'Y Dwarf' Chillin' in Space
This artist's conception illustrates what a "Y dwarf" might look like. Y dwarfs are the coldest star-like bodies known, with temperatures that can be even cooler than the human body. NASA's Wide-field Infrared Survey Explorer uncovered these elusive objects for the first time, using its heat-sensing, infrared vision. The telescope found six Y dwarfs, ranging in atmospheric temperatures from 350 degrees Fahrenheit (175 degrees Celsius) to less than about 80 degrees Fahrenheit (25 degrees Celsius).
Y dwarfs belong to a larger family of objects called brown dwarfs. Brown dwarfs begin their lives like stars but they never accumulate enough mass to fuse atoms steadily at their cores and shine with starlight -- as our sun does so well. Instead, they fade and cool with time, giving off most of their light in infrared wavelengths.
WISE was able to pick up this faint glow for six Y dwarfs, which are the coldest class of brown dwarfs and the latest letter in the stellar classification scheme. This scheme describes stars of all temperatures, beginning with the hottest "O" stars and now ending with the coldest Y dwarfs. The entire scheme includes the classes: O, B, A, F, G, K, M, L, T, Y. Our yellow sun belongs to the G class of stars. M stars are colder than our sun, and reddish in color.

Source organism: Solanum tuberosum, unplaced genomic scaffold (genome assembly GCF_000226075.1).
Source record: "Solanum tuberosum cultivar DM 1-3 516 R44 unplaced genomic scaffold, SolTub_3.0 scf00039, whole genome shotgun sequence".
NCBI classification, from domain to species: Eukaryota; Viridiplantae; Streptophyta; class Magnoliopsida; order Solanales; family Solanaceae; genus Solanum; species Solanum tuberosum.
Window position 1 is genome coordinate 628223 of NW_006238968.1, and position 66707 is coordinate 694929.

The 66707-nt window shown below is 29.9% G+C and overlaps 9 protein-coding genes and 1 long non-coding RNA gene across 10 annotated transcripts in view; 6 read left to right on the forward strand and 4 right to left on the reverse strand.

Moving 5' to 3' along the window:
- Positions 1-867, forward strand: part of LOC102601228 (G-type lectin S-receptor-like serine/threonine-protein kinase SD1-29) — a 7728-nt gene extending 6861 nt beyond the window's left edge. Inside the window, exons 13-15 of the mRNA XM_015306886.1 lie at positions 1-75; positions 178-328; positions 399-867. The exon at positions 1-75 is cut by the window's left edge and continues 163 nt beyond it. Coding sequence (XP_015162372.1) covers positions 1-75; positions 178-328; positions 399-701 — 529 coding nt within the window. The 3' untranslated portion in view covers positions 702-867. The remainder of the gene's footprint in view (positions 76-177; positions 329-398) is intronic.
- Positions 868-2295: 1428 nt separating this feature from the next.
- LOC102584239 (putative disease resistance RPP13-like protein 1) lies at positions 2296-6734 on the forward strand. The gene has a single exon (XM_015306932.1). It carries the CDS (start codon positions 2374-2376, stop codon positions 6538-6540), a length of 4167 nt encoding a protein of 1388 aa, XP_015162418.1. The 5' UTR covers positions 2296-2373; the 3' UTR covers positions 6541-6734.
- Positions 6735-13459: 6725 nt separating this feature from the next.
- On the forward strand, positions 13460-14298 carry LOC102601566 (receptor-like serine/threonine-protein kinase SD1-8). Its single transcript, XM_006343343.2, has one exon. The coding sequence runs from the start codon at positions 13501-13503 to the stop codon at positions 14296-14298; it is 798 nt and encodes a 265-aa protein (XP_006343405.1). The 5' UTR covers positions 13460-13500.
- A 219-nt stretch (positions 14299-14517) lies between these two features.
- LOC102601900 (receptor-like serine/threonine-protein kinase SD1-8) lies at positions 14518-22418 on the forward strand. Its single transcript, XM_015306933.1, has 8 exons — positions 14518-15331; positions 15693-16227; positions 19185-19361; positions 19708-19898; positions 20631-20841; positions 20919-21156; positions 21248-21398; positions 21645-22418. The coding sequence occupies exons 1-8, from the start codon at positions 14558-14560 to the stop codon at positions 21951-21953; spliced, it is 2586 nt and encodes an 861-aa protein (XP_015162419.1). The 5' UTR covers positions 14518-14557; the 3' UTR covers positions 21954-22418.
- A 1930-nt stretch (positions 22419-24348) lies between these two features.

While the O through K classes are all considered stars, M and L objects are a mixture of stars and brown dwarfs, and T and Y objects are all brown dwarfs. The term "brown dwarfs" was chosen because at that time, astronomers didn't know what colors these objects would actually have at the visible wavelengths our eyes see, and brown is not a true color of light (there are no "brown photons"). Astronomers now know that T dwarfs would appear reddish, or magenta, to the eye. But they are not certain what color Y dwarfs are, since these objects have not been detected at visible wavelengths. The purple color shown here was chosen mainly for artistic reasons. In addition, the Y dwarf is illustrated as reflecting a faint amount of visible starlight from interstellar space.
Image credit: NASA/JPL-Caltech